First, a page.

October 17, 2012
I just read a short story by T. C. Boyle. Oh what a writer!
Like other people, I will buy a book, set it on a table to read “soon,” and then turn my head to do a hundred other things. Eventually the book ends up added to a stack to be read “eventually.” Finally, the book is placed on a shelf for “someday.” So it was with PRIZE STORIES 1989 – THE O. HENRY AWARDS.
This morning I awoke at 4:30. Daylight had not yet come. The house was still. I made a cup of coffee, pulled off the shelf this book. “Someday” had turned into “today.” I thumbed down the list of authors, saw the name T. Coraghessan Boyle, thought, Oh, that must be T. C. Boyle. His name had passed in front of me many times. Ordinarily, I submerge myself so much in the classics that only occasionally do I surface for the contemporary writers because too often they are not rich or fine enough for my taste. Jonathan Franzen comes to mind; he knocked me out with THE CORRECTIONS. Michael Cunningham’s THE HOURS is another. Well, come to think of it, there are quite a few. But this morning I decided to read the short story by T. C. Boyle to learn about this writer for the first time. The short story was titled, “Sinking House.” Intriguing title.
Astonishing story, simply astonishing. Exquisitely rendered. Everyone must read it. Men and women.
And that leads me to my point: here was a male writer focusing on women and with total sensibility. It never ceases to amaze me how many great male writers take on the woman’s viewpoint, and do it so well. As with Flaubert in MADAME BOVARY and Tolstoy in ANNA KARENNINA. I wonder how many great women writers do the reverse with male protagonists, understanding their sensibility or even being interested enough.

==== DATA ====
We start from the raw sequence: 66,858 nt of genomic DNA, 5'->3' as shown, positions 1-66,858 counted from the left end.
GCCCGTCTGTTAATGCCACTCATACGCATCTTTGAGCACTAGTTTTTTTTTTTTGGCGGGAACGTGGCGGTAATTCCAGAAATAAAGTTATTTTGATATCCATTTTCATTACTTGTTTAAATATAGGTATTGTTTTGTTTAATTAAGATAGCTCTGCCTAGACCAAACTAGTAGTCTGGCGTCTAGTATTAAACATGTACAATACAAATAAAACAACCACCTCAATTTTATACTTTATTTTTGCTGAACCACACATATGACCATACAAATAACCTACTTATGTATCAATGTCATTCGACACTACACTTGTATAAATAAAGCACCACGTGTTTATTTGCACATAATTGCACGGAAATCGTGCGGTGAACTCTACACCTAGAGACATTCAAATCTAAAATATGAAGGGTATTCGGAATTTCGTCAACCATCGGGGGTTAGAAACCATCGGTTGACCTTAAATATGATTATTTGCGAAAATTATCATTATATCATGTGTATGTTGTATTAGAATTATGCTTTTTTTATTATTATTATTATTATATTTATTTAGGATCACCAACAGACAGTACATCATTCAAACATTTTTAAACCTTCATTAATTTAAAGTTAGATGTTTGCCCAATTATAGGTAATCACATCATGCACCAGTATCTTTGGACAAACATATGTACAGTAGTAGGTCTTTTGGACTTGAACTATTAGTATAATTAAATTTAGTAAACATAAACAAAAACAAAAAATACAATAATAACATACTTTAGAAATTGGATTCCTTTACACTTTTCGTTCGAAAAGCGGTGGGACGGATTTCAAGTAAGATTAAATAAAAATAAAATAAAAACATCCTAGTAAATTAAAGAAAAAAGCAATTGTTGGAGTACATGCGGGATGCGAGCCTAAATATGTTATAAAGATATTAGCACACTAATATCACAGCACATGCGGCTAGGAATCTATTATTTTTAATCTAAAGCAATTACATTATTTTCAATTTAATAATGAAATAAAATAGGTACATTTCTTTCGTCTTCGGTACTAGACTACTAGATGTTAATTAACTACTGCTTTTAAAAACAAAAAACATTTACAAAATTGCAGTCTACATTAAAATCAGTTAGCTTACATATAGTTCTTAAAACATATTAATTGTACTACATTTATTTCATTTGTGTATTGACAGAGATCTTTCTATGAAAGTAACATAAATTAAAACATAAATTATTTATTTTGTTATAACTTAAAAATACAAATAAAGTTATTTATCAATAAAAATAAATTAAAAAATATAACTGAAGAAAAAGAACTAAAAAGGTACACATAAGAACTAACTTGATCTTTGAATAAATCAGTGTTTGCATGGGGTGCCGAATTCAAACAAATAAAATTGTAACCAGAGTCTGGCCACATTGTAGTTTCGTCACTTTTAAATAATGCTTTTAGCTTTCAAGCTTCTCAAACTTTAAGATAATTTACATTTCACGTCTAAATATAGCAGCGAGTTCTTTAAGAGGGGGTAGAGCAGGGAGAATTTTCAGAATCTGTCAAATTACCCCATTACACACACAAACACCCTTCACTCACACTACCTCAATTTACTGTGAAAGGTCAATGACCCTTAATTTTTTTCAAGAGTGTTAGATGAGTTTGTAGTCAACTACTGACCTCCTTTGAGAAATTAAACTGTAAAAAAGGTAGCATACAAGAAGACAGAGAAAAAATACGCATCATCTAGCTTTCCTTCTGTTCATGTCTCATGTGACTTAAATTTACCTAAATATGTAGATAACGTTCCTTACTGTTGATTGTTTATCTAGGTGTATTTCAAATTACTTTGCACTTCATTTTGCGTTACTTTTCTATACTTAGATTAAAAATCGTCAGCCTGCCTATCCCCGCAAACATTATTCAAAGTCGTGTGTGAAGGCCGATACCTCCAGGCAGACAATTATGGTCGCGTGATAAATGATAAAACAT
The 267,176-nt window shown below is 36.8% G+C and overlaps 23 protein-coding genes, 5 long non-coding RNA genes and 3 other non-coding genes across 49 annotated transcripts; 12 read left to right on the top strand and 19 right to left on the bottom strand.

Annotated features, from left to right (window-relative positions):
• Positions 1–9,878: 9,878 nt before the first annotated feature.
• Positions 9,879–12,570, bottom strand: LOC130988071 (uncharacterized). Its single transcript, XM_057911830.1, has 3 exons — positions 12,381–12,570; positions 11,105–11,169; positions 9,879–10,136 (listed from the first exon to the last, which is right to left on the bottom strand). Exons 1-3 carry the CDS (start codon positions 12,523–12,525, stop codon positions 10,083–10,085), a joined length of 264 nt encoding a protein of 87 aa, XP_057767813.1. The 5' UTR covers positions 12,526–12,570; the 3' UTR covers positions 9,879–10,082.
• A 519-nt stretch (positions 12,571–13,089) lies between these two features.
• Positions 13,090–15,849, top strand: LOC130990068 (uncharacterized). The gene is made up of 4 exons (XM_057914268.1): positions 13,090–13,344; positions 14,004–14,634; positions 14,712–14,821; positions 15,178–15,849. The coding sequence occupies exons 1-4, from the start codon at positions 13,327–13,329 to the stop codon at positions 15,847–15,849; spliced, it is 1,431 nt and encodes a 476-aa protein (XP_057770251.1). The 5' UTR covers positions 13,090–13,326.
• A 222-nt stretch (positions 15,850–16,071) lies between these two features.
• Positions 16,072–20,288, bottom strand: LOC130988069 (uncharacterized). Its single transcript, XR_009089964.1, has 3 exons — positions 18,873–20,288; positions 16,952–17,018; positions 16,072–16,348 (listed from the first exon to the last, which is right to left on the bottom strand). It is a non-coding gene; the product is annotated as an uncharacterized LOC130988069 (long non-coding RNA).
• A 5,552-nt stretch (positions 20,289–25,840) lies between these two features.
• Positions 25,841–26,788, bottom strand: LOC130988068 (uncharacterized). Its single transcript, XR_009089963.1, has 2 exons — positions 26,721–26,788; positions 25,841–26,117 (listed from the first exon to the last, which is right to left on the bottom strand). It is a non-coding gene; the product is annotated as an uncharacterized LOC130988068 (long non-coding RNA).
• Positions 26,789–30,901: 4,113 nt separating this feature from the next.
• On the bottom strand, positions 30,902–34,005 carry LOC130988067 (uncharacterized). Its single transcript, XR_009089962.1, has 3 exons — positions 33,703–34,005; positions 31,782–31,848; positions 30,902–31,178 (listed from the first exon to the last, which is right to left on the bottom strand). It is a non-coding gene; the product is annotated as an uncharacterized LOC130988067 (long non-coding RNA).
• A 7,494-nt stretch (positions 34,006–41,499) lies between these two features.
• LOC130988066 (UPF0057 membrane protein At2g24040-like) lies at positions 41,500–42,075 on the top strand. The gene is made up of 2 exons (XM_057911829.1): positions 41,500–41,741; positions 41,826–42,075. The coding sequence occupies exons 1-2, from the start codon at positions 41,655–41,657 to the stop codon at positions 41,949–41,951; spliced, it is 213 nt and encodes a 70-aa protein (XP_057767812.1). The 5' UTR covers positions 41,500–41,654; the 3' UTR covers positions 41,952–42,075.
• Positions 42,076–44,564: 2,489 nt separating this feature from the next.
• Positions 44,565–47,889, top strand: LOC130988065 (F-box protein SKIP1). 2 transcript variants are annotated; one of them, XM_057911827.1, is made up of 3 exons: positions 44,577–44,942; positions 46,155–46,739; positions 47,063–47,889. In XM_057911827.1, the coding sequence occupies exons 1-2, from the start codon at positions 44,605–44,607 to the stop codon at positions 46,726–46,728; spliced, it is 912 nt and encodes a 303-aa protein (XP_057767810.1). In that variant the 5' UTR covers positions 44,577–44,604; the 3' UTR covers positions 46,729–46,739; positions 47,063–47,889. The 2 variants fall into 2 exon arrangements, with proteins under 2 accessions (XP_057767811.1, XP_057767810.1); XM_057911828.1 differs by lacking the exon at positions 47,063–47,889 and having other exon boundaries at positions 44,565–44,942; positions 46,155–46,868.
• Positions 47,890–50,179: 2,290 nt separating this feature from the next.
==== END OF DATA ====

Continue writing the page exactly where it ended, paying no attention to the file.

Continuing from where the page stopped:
Are women simply more interesting to write about? If married, yes. If long-time married, yes-yes. We are the nurturing sex, and therefore are built to take on the greater portion of the negotiating load.
I wonder how many novels have been written about staunch single feminists who protect their turf? These feminists may be too independent to be in sustained complicated relationships of give and take. They may be like the men who say, “I’m outta here.”
“Sinking House” is about a long-married woman whose husband changes into a bastard through the years, then suffers a stroke, and she must care for him until he dies. Fifty years of marriage and then he dies. What emotional resources does she have left?
Two generations are shown side by side in “Sinking House”: a 1950’s marriage and a contemporary marriage. They seem light years apart in their socialization. But are they?
My congratulations to T. C. Boyle for contributing magnificently to the literature of women protagonists.